The program manager will document in the test strategy any events required to support a production decision in addition to previous activity. To support resourcing and planning, the test strategy should describe the set of operational conditions chosen to represent the operational environment. If not described in the program schedule, the test strategy should identify the needed resources (ranges, teams, operational forces, targets, etc) with associated timelines.
Guidance from Director (OT&E)
The Director, Operational Test and Evalution (DOT&E) published Live-Fire Test and Evaluation Planning guidelines for MTA programs on 24 Oct 2019. This document is For Official Use Only and cannot be accessed from this site.
DoD Component Guidance
Note that DoD Component MTA Implementation policies and guidance are currently being updated to be consistent with the newly published DODI 5000.80 (effective 30 Dec 2019).
Reference Source: ASA(ALT) Middle Tier of Acquisition Policy, 20 March 2020, Enclosure 1
The PM will develop a process for demonstrating performance and evaluating for current operational purposes of the proposed products and technologies. This process will result in a test strategy or an assessment of test results, included in the acquisition strategy, documenting the evaluation of the demonstrated operational performance, to include validation of required cybersecurity and interoperability as applicable. An independent assessment from the U.S. Army Test and Evaluation Command is recommended. Programs on the Director, Operational Test and Evaluation oversight list will follow applicable procedures.
Reference Source: Policy Directive for Test and Evaluation of MTA Programs, 28 Feb 2019
Section 3. Background.
a. An MTA program that is a “covered system,” “major munitions program,” “missile program,” or “covered product improvement program” as defined in Title 10 U.S.C. Section 139(a)(2)(B) is subject to the requirements of that section pertaining to survivability and lethality testing.
b. An MTA program that is an MDAP pursuant to Director of Operational Test and Evaluation designation under Title 10 U.S.C. Section 139(a)(2)(B) is subject to the requirements of Title 10 U.S.C. Section 2399 pertaining to Operational Test and Evaluation (OT&E).
c. An MTA program that is a “major system” for the purposes of Title 10 U.S.C. Section 2400 and DoDI 5000.02 is subject to the requirements of those two provisions pertaining to LRIP.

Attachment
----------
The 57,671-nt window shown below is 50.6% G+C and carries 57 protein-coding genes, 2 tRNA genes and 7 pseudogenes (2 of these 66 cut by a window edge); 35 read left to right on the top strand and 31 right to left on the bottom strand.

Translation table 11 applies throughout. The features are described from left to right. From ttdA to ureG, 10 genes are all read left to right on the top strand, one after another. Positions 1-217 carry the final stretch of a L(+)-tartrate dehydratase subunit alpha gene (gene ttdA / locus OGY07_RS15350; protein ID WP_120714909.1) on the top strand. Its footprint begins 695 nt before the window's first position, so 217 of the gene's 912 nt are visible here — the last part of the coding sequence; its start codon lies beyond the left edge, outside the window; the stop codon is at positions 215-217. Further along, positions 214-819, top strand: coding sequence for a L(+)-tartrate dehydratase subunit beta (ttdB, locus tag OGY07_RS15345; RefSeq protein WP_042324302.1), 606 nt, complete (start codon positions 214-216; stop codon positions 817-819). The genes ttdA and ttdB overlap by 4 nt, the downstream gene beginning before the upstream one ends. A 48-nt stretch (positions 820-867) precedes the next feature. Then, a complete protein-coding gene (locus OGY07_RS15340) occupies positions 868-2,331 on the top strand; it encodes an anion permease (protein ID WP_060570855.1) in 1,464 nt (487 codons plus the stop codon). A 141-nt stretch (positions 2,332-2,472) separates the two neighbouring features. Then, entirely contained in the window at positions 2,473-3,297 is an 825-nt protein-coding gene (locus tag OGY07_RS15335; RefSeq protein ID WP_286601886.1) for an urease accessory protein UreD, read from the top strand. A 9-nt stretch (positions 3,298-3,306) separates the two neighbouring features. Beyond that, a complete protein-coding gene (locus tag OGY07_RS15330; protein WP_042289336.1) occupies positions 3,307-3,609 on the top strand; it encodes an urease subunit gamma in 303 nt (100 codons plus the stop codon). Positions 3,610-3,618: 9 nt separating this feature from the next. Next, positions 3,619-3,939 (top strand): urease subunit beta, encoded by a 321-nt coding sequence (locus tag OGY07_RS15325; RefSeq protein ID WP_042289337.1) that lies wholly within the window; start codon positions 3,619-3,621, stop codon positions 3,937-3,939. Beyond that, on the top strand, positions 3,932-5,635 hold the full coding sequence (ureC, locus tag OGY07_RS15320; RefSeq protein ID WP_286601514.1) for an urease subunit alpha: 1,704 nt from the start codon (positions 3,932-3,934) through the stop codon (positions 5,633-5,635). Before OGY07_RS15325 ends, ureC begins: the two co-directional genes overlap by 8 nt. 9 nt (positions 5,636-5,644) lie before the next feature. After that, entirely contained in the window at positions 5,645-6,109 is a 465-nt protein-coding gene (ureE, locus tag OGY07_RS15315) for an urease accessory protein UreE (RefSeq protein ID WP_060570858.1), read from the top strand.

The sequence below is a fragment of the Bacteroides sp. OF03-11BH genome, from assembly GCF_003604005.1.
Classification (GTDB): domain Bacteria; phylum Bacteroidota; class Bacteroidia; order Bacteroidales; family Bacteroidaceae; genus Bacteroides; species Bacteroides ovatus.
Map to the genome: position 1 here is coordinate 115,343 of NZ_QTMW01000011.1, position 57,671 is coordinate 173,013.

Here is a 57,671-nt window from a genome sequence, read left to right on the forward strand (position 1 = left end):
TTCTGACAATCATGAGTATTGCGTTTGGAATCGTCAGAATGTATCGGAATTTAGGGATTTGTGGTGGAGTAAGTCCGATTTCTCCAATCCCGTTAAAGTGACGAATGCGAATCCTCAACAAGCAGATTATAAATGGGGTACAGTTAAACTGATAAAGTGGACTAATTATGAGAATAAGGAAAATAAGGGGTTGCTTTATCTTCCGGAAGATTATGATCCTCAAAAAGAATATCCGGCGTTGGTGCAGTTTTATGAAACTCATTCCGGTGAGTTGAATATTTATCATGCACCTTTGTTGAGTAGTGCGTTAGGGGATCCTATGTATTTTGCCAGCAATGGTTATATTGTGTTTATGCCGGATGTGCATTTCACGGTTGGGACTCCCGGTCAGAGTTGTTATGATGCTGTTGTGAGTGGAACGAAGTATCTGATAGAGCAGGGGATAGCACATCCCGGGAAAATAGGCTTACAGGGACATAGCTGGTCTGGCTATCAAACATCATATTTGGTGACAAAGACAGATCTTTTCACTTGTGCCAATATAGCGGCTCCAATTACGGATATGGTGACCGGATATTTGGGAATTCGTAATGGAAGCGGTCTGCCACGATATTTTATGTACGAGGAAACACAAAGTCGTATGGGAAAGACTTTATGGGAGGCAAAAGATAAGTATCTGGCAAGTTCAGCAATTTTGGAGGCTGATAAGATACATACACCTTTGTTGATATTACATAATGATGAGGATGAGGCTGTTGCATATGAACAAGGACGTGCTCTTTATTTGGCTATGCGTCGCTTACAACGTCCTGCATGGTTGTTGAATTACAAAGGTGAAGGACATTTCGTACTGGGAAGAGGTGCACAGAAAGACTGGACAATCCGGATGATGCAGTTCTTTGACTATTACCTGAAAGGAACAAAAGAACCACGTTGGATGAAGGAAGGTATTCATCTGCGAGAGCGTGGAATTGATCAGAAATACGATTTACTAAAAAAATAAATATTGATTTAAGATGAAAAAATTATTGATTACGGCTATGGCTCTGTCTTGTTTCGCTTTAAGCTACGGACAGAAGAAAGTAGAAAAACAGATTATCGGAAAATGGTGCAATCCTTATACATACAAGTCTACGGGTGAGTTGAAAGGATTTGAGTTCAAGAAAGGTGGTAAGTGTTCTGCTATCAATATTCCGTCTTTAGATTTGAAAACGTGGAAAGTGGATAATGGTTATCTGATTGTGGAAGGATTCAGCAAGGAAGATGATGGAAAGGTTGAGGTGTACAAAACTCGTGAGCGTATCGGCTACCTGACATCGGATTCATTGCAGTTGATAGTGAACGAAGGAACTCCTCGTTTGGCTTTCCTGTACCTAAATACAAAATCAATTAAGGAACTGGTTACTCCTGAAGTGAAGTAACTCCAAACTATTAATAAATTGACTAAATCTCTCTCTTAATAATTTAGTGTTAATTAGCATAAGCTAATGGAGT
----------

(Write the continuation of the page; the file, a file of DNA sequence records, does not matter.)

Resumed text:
d. Test and Evaluation (T&E) characterizes risks in order to inform decision makers. For MTA programs, decision makers may accept risk in order to expedite the prototyping and fielding of advanced technologies and capabilities to the Warfighter.
Section 4. Directive.
a. A T&E strategy is required for all MTA programs. A formal T&E Master Plan is not required for MTA programs.
b. In coordination with the T&E organization, the materiel developer will develop a strategy that defines the appropriate scope of T&E. The T&E strategy informs the MTA initiation request and is included in the MTA program strategy (reference 1.b) or Single Acquisition Management Plan (SAMP). The T&E strategy must be approved by the materiel developer, the responsible T&E organization, and the capability proponent at the equivalent rank or grade as the MTA Decision Authority. If the AAE is the MTA Decision Authority, the T&E strategy shall be coordinated with the Army T&E Executive.
c. The T&E strategy will provide sufficient detail to allow for resourcing of all data collection events supporting assessment (progress towards demonstrating operational effectiveness, operational suitability and survivability) and/or evaluation (determination of operational effectiveness, operational suitability and survivability) to include modeling and simulation (M&S), experimentation, demonstrations, contractor testing and government testing. It will describe how the planned T&E will be used to inform and/or validate program requirements. The T&E strategy shall include an integrated test program schedule; any technical, developmental, operational, or integrated test events and objectives; a technical and operational evaluation framework; and a test resource summary.
(1) The T&E strategy will provide for sufficient data to determine the operational effectiveness, operational suitability, survivability and safety of an MTA program, while at the same time allowing Army decision makers to understand program risks.
(2) The T&E strategy will be based on program requirements and consideration of factors such as existing data, technology maturity, operator complexity, integration and interoperability characteristics, mission impacts, training, and sustainment/logistical needs. It will employ representative threats or validated and accredited models to assess the MTA program. The Independent Evaluator will provide input to the MTA Decision Authority on the risks, T&E limitations, and program requirements not addressed.
(3) Since requirements will likely evolve over the course of an MTA program development, it is prudent that the T&E strategy sets the conditions for periodic assessments of performance and validation/revalidation of requirements as execution proceeds. Modeling, experimentation (reference 1.l) and T&E results will be used to validate and refine MTA program requirements and determine the military utility of the program. The capability proponent shall use T&E results to modify the applicable requirement document, engaging in continuous learning as the T&E strategy unfolds in a test – learn – fix – test approach